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Apoptotic cell clearance by bronchial epithelial cells critically influences airway inflammation


Lung epithelial cells can influence immune responses to airway allergens1,2. Airway epithelial cells also undergo apoptosis after encountering environmental allergens3; yet, relatively little is known about how these are cleared, and their effect on airway inflammation. Here we show that airway epithelial cells efficiently engulf apoptotic epithelial cells and secrete anti-inflammatory cytokines, dependent upon intracellular signalling by the small GTPase Rac1. Inducible deletion of Rac1 expression specifically in airway epithelial cells in a mouse model resulted in defective engulfment by epithelial cells and aberrant anti-inflammatory cytokine production. Intranasal priming and challenge of these mice with house dust mite extract or ovalbumin as allergens led to exacerbated inflammation, augmented Th2 cytokines and airway hyper-responsiveness, with decreased interleukin (IL)-10 in bronchial lavages. Rac1-deficient epithelial cells produced much higher IL-33 upon allergen or apoptotic cell encounter, with increased numbers of nuocyte-like cells1,4,5. Administration of exogenous IL-10 ‘rescued’ the airway inflammation phenotype in Rac1-deficient mice, with decreased IL-33. Collectively, these genetic and functional studies suggest a new role for Rac1-dependent engulfment by airway epithelial cells and in establishing the anti-inflammatory environment, and that defects in cell clearance in the airways could contribute to inflammatory responses towards common allergens.

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Figure 1: Rac1-dependent engulfment and anti-inflammatory cytokine production by airway epithelial cells.
Figure 2: Mice lacking Rac1 in airway epithelial cells show increased allergic inflammation.
Figure 3: Allergic airway inflammation in Rac1-deficient mice is rescued by rIL-10.
Figure 4: Airway inflammation with Ova after Rac1 deletion.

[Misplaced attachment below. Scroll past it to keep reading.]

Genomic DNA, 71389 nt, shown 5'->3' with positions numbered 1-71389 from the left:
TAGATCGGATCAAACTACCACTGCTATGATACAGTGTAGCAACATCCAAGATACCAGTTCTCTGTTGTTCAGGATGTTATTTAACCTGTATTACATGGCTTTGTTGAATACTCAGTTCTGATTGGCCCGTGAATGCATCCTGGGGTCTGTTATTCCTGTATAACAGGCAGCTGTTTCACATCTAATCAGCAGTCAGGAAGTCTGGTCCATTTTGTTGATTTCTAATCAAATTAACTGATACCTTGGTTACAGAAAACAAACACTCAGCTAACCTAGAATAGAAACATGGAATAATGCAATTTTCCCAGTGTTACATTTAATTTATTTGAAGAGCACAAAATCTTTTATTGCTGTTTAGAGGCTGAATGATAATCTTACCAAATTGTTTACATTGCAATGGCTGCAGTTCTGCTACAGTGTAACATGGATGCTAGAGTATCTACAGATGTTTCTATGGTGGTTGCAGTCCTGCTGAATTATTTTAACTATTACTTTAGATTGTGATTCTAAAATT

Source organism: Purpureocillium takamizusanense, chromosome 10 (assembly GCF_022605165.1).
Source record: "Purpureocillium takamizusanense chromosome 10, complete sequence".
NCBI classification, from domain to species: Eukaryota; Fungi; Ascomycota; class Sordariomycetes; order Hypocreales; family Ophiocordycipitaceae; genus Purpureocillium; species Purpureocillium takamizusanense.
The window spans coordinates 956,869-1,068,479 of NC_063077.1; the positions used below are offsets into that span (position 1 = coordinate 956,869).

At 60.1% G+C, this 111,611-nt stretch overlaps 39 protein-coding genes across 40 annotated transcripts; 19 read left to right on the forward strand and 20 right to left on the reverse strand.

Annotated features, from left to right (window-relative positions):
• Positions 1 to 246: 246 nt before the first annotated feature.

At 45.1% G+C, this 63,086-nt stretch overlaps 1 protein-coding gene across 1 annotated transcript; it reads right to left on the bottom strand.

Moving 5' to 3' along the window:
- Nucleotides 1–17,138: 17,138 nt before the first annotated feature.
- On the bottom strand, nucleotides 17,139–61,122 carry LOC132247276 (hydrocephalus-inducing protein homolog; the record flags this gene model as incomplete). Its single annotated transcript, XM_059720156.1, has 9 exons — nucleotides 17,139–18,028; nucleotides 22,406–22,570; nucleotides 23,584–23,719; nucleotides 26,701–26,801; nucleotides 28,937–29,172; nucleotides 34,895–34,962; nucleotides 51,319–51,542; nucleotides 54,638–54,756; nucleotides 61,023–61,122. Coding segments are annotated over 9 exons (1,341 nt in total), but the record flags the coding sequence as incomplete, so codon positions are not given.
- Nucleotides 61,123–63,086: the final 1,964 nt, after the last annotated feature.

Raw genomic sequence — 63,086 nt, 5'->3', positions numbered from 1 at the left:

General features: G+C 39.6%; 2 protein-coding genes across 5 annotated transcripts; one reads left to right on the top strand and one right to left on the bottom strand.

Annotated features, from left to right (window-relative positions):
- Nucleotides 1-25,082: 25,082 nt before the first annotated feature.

Figure 5: IL-33 upregulation in Rac1-deficient epithelial cells correlates with airway inflammation.

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We thank the members of the Ravichandran laboratory for their suggestions, especially J. Kinchen and P. Trampont. We thank J. Whitsett for the rtTA-CCSP/Cre mice, X. Liu for the TGF-β responsive cell line PE25, and J. Steinke and J. Kennedy for providing human nasal epithelial cells. This work was supported by an Immunology Training Grant (I.J.J.), a F32 postdoctoral fellowship from the NHLBI (I.J.J.), and grants from the American Asthma Foundation and the National Institutes of Health (K.S.R.). K.S.R. has been a William Benter Senior Fellow of the American Asthma Foundation.

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Authors and Affiliations



I.J.J. designed, performed and analysed most of the experiments in this study with input from K.S.R. A.K. optimized and performed the isolations and ex vivo cultures of primary epithelial cells and the nitrotetrazoleum staining. A.K.S. performed the lung function analysis. Y.M.S. performed the airway hyper-responsiveness experiments to determine the degree of airway resistance. L.B. provided intellectual input on specific experiments and helped with the human tissue studies. I.J.J. and K.S.R. wrote the manuscript with comments from co-authors.

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Correspondence to Kodi S. Ravichandran.

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The authors declare no competing financial interests.

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Juncadella, I., Kadl, A., Sharma, A. et al. Apoptotic cell clearance by bronchial epithelial cells critically influences airway inflammation. Nature 493, 547–551 (2013).

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